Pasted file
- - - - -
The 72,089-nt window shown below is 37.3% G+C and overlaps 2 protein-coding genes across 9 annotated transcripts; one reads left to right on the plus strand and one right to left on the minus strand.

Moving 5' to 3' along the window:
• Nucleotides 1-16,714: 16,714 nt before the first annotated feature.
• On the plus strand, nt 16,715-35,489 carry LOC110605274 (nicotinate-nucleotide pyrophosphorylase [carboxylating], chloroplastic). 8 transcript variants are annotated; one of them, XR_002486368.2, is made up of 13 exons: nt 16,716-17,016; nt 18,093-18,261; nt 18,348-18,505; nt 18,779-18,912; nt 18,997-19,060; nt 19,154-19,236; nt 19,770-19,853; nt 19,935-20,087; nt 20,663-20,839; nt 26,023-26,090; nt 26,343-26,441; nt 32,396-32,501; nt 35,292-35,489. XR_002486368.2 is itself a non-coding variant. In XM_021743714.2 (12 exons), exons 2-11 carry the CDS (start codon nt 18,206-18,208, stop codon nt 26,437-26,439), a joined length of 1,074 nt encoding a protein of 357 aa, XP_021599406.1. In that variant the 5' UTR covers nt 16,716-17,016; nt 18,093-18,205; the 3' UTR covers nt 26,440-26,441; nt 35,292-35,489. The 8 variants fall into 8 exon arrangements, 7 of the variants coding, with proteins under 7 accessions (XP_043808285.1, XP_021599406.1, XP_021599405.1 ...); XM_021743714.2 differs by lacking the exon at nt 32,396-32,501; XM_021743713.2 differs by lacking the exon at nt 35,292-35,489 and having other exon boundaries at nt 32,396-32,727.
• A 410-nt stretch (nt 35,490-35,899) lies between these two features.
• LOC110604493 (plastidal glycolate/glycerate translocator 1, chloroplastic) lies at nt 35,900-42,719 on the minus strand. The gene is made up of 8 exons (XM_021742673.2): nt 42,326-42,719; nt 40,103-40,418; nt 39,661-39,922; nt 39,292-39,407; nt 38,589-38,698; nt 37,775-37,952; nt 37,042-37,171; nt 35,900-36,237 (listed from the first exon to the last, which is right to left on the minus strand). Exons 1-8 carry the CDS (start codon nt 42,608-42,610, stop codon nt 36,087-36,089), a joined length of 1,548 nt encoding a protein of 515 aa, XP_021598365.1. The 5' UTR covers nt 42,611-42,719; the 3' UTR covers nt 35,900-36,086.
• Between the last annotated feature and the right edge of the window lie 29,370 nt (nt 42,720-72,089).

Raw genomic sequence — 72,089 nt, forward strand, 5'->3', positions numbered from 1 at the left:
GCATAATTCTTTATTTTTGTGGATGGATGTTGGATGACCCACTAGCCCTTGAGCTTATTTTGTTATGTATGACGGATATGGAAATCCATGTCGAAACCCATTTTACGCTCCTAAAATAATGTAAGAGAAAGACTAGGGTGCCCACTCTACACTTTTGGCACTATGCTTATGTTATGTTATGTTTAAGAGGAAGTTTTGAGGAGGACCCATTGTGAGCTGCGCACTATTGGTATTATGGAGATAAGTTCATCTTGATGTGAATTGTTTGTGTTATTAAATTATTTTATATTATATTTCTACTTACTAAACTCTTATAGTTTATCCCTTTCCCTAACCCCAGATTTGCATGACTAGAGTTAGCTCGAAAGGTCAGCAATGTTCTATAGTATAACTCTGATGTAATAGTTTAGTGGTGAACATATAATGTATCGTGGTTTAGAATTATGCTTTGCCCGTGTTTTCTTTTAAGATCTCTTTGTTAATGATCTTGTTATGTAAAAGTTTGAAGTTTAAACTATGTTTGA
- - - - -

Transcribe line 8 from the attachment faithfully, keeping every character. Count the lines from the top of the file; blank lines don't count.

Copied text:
Raw genomic sequence — 72,089 nt, forward strand, 5'->3', positions numbered from 1 at the left: